By Charlotte Nelson
More than 90 percent of the direct care work force is female. The men who are in these jobs are equally capable and committed, but there are few of them. So, addressing the needs of the direct-care work force is in reality a women’s issue — which is, of course, a human issue.
Those in direct care make up Iowa’s largest work force. They constitute one of Iowa’s fastest-growing employment opportunities. And direct care work is one of the most difficult occupations for attracting and retaining employees.
They are the home health aides, nurse aides, hospice aides and direct support professionals who serve people with disabilities and older Iowans in many different settings.
Direct care is one of the lowest-paying occupations in Iowa. Approximately 25 percent of these workers have no health insurance. They have few continuing education and training opportunities. Less than half have access to sick leave. Most don’t have a retirement plan other than Social Security. Many are eligible for food stamps and other needs-based benefits. Their work is physically and emotionally demanding.
They are grossly undervalued. Commonly they are seen as entry-level workers, as unskilled, as in a job that “anyone could do,” and as readily replaceable. Too many direct-care workers feel like second-class citizens, or, as one worker recently said, “We are viewed as a dime a dozen.”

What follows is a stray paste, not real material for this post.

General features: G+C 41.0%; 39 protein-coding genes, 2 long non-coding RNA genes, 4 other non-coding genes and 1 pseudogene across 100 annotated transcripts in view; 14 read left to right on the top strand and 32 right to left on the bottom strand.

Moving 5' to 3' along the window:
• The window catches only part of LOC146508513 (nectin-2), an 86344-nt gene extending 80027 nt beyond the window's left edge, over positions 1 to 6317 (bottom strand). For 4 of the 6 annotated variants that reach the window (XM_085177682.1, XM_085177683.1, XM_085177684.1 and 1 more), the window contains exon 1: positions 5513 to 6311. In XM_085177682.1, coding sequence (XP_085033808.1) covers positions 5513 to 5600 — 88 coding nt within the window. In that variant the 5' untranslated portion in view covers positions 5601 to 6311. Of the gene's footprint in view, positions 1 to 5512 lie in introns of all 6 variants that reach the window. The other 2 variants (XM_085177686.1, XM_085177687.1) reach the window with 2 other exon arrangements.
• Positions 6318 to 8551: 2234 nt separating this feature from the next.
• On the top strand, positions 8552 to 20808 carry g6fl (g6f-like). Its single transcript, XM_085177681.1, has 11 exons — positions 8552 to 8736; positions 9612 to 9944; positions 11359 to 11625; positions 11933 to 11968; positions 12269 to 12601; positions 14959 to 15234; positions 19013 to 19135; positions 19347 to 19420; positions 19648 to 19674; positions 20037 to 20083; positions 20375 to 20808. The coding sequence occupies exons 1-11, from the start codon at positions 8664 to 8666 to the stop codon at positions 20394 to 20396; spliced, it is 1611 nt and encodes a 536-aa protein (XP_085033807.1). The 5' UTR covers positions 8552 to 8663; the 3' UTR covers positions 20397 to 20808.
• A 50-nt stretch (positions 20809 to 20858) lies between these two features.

Because the work force is predominantly female, the job often gets labeled as “women’s work.” The label implies that the work is not “real” work, or is not work of consequence. That it is not a career that can or should provide a decent living.
If this were predominantly a man’s occupation, it would undoubtedly be better paid and have better benefits. It would provide more and better training. It would be seen as important work that would be valued and respected as a worthy profession.
I am a woman, but I am not a member of the direct-care work force. I have recently, however, been the grateful recipient of direct care. And I know this: Changing the way we think about and treat the direct-care work force is not just the right thing to do, it is the critically necessary thing to do.
Why? Because we have a growing direct-care work force crisis to address. The demand for these workers is outpacing the supply. And how will we entice people to enter and stay in this profession if we don’t begin to think about its importance and to treat it with the respect it deserves?
That means better training, wages and benefits and more respect and recognition.
Why should you care about this? Because it is personal! At some point, in some way, you will find yourself depending on a member of the direct-care work force and the services these workers provide — for a parent, spouse, child, sibling, friend … or even yourself!
When that happens, you are going to want skilled and dependable workers who provide the very best care and support. You’ll want workers that you trust, who will treat you or a loved one with dignity and respect.
Want to help ensure that you and your loved ones will get the care and support that you want and need? One important action would be to engage candidates seeking state or federal elective office this fall, asking them if they care about direct-care issues and what they will do to address them. Contact current elected officials with the same questions.
Look for those who will become champions of the direct care work force. And when you find them, support them!
Charlotte Nelson of Des Moines is former director of the Iowa Commission on the Status of Women and was inducted into the Iowa Women’s Hall of Fame in 2011. Comments: email@example.com